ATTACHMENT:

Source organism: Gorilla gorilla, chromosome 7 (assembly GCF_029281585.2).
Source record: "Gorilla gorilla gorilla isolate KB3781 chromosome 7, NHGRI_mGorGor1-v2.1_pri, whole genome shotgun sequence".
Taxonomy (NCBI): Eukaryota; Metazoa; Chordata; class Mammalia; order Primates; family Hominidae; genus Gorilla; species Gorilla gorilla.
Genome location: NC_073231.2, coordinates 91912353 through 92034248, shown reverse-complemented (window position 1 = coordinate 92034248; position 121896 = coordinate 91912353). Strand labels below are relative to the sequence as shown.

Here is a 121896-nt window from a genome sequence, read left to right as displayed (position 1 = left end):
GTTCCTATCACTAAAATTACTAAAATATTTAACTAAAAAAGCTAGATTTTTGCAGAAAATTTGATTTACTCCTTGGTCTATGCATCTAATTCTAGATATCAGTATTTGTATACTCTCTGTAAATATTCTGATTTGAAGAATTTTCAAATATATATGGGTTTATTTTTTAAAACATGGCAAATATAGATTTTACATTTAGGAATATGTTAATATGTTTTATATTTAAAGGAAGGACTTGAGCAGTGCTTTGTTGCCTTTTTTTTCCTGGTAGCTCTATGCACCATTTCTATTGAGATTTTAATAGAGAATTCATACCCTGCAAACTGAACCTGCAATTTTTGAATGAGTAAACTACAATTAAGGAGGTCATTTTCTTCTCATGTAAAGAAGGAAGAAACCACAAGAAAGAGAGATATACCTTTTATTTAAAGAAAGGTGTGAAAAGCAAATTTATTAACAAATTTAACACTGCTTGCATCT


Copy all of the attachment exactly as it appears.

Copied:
Source organism: Gorilla gorilla, chromosome 7 (assembly GCF_029281585.2).
Source record: "Gorilla gorilla gorilla isolate KB3781 chromosome 7, NHGRI_mGorGor1-v2.1_pri, whole genome shotgun sequence".
Taxonomy (NCBI): Eukaryota; Metazoa; Chordata; class Mammalia; order Primates; family Hominidae; genus Gorilla; species Gorilla gorilla.
Genome location: NC_073231.2, coordinates 91912353 through 92034248, shown reverse-complemented (window position 1 = coordinate 92034248; position 121896 = coordinate 91912353). Strand labels below are relative to the sequence as shown.

Here is a 121896-nt window from a genome sequence, read left to right as displayed (position 1 = left end):
GTTCCTATCACTAAAATTACTAAAATATTTAACTAAAAAAGCTAGATTTTTGCAGAAAATTTGATTTACTCCTTGGTCTATGCATCTAATTCTAGATATCAGTATTTGTATACTCTCTGTAAATATTCTGATTTGAAGAATTTTCAAATATATATGGGTTTATTTTTTAAAACATGGCAAATATAGATTTTACATTTAGGAATATGTTAATATGTTTTATATTTAAAGGAAGGACTTGAGCAGTGCTTTGTTGCCTTTTTTTTCCTGGTAGCTCTATGCACCATTTCTATTGAGATTTTAATAGAGAATTCATACCCTGCAAACTGAACCTGCAATTTTTGAATGAGTAAACTACAATTAAGGAGGTCATTTTCTTCTCATGTAAAGAAGGAAGAAACCACAAGAAAGAGAGATATACCTTTTATTTAAAGAAAGGTGTGAAAAGCAAATTTATTAACAAATTTAACACTGCTTGCATCT